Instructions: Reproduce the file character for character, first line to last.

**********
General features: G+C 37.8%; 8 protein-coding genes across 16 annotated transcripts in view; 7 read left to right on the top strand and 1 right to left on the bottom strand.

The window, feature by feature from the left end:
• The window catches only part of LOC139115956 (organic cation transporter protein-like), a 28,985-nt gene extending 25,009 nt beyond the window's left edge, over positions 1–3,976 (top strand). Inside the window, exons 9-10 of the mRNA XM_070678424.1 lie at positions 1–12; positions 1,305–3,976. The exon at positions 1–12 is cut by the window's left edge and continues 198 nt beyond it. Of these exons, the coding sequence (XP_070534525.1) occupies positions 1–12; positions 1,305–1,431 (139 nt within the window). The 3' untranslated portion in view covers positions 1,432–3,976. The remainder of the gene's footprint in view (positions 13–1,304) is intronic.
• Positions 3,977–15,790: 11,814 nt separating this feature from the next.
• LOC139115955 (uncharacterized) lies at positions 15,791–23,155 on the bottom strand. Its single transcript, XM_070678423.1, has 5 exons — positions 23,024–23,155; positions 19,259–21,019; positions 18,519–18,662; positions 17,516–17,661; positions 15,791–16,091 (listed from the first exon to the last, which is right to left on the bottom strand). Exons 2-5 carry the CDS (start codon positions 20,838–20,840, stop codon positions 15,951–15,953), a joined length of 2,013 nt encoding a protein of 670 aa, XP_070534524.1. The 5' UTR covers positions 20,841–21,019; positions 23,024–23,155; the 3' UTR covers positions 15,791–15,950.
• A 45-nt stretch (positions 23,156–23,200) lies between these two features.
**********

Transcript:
General features: G+C 37.8%; 8 protein-coding genes across 16 annotated transcripts in view; 7 read left to right on the top strand and 1 right to left on the bottom strand.

The window, feature by feature from the left end:
• The window catches only part of LOC139115956 (organic cation transporter protein-like), a 28,985-nt gene extending 25,009 nt beyond the window's left edge, over positions 1–3,976 (top strand). Inside the window, exons 9-10 of the mRNA XM_070678424.1 lie at positions 1–12; positions 1,305–3,976. The exon at positions 1–12 is cut by the window's left edge and continues 198 nt beyond it. Of these exons, the coding sequence (XP_070534525.1) occupies positions 1–12; positions 1,305–1,431 (139 nt within the window). The 3' untranslated portion in view covers positions 1,432–3,976. The remainder of the gene's footprint in view (positions 13–1,304) is intronic.
• Positions 3,977–15,790: 11,814 nt separating this feature from the next.
• LOC139115955 (uncharacterized) lies at positions 15,791–23,155 on the bottom strand. Its single transcript, XM_070678423.1, has 5 exons — positions 23,024–23,155; positions 19,259–21,019; positions 18,519–18,662; positions 17,516–17,661; positions 15,791–16,091 (listed from the first exon to the last, which is right to left on the bottom strand). Exons 2-5 carry the CDS (start codon positions 20,838–20,840, stop codon positions 15,951–15,953), a joined length of 2,013 nt encoding a protein of 670 aa, XP_070534524.1. The 5' UTR covers positions 20,841–21,019; positions 23,024–23,155; the 3' UTR covers positions 15,791–15,950.
• A 45-nt stretch (positions 23,156–23,200) lies between these two features.